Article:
Politics & Government

State hiring figure might testify in Beverage's trial

FRANKFORT - This month's perjury trial of former state transportation official Sam Beverage could include key testimony by a central witness in the state hiring investigation, while also casting a shadow over the governor's race.

The trial -- the last criminal case stemming from the 16-month investigation into the personnel practices of Gov. Ernie Fletcher's administration -- is scheduled to begin Feb. 19.

Prosecutors in Kentucky and Virginia are trying to force Dan Druen, a former Transportation Cabinet commissioner who was caught up in the hiring probe, to return to Kentucky to testify in the case. Druen provided the attorney general's office with a detailed account of personnel procedures and questionable political hirings in 2005.

Also, Attorney General Greg Stumbo, a Democrat who is running for lieutenant governor with Louisville businessman Bruce Lunsford, will ask for a special prosecutor to try Beverage, said spokeswoman Vicki Glass.

"There is no conflict, but Attorney General Stumbo is running for lieutenant governor, and we want to prevent any appearance of a conflict," Glass said. She added that the attorney general's office can assign the case to a county attorney or a commonwealth's attorney.

Glass declined to comment on any potential witness list for the trial.

But the vetting of evidence related to improper personnel actions in open court is expected to dredge up some of the key issues at the heart of the investigation, and raises the prospect of the governor taking the witness stand in the middle of his re-election campaign. Fletcher faces two Republicans in the May 22 primary.

Beverage is a former state highway engineer who was charged with making false statements to a special grand jury a day after Fletcher issued pardons to his administration aides.

Fletcher said yesterday he "doesn't have any plans" to pardon Beverage. The governor referred questions about whether he would testify, if called, to his general counsel, Jim Deckard. Deckard didn't return a call for comment.

Beverage's attorney, R. Burl McCoy, also didn't return the Herald-Leader's call.

Help from Virginia

To compel Druen to return to Kentucky to take the stand, the attorney general's office has enlisted help from prosecutors in Virginia, where Druen now lives.

Druen must appear at a Feb. 7 hearing in Richmond City Circuit Court, where Judge Walter W. Stout III will decide "whether or not he is a necessary witness and whether his presence in Kentucky would cause undo hardship for Mr. Druen to come back," said Alex Taylor, an assistant commonwealth's attorney in Richmond, Va.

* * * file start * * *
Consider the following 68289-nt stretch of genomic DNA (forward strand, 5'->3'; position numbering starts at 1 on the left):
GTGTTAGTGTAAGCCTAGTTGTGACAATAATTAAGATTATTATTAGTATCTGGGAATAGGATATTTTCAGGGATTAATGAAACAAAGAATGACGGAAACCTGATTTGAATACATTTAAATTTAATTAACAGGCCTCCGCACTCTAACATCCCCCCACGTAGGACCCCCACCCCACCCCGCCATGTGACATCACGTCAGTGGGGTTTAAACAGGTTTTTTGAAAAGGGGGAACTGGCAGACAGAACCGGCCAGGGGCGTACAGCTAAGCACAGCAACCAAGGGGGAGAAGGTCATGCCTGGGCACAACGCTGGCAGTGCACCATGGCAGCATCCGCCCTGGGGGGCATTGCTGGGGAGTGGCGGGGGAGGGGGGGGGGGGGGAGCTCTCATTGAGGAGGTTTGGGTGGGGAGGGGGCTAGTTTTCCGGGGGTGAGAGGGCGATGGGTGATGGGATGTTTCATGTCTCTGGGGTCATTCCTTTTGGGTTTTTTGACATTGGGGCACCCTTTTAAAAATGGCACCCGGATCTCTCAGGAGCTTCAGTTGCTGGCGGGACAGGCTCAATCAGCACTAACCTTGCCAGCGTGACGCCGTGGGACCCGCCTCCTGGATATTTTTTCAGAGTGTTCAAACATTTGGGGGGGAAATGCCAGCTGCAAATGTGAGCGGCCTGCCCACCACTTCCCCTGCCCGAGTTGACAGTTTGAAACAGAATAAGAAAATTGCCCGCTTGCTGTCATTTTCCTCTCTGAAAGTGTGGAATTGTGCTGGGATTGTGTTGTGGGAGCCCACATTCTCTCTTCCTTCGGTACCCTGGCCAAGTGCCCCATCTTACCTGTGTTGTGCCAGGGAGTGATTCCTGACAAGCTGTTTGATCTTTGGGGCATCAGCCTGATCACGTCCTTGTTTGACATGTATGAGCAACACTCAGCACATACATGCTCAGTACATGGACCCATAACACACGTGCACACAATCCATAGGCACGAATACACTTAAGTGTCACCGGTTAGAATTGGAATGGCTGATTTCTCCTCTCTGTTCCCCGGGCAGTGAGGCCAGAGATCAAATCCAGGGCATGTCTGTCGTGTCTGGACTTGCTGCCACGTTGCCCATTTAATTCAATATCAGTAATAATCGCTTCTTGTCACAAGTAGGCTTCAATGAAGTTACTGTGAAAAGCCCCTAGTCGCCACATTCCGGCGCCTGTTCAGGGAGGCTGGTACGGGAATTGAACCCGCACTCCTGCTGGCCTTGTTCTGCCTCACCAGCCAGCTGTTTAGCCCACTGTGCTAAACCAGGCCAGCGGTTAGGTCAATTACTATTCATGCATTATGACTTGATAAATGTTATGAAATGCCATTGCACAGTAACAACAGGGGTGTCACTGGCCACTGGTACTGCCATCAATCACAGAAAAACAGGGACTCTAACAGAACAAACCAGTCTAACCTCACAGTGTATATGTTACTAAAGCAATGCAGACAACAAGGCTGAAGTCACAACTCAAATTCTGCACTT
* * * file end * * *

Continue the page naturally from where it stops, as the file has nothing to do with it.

Taylor said he received a request from Scott Crawford-Sutherland, the lead prosecutor in the hiring investigation, to assist the Kentucky attorney general's office in getting Druen to return to Kentucky for the trial. Kentucky and Virginia are part of a multistate "uniform non-resident witness" agreement in which states can help each other with commanding a witness to appear in court, Taylor said.

"I'm going to be as zealous as possible on behalf of the citizens of Kentucky," Taylor said. "If he doesn't go down there, this information doesn't come out, right?"

Neither Druen nor his attorney in Louisville, Rob Eggert, returned calls yesterday.

The special grand jury charged Druen with a total of 12 misdemeanors related to improper political hirings and 22 felony counts of tampering with a witness or evidence. All of those charges were covered by Fletcher's pardons.

Druen, in August 2005, provided prosecutors in Stumbo's office with a detailed statement, saying at several points that Fletcher was present at or aware of discussions about questionable personnel moves. In one instance, Druen, the former transportation administrative services commissioner, said Fletcher attended a meeting in which cabinet officials presented a sealed envelope containing the now-famous "hit list."

That list included the names of several merit employees, their political affiliation and campaign contributions. Merit workers, according to law, cannot be hired or fired solely for political reasons.

Fletcher has said he did not see such a list.

In addition, in response to separate charges by the Executive Branch Ethics Commission, Druen released a statement to the Herald-Leader in December that said he was following orders with any personnel actions he made.

"Everything I did was pursuant to a directive from my supervisors, top to bottom, including the governor, in advancement of the very initiative that carried his name," Druen said, referring to the Governor's Personnel Initiative.

Political implications

Michael Baranowski, associate professor of political science at Northern Kentucky University, said headlines from a trial would come at a politically inconvenient time for Fletcher.

"When it comes to the hiring scandal or the story, no publicity is good publicity for Ernie Fletcher," he said. "The more coverage this gets, the better it would be for the other Republican candidates."

Fletcher's opponents in the GOP primary, former U.S. Rep. Anne Northup and Paducah construction company owner Billy Harper, both have been arguing to Republican voters that they would be better nominees than the governor. They say Fletcher's political baggage would hurt him in the fall race against the Democrats.

Fletcher has been touting his policy accomplishments, and he has avoided discussing his troubles, such as the state personnel investigation.

"It's like the scandal that won't go away for Ernie Fletcher," Baranowski said.

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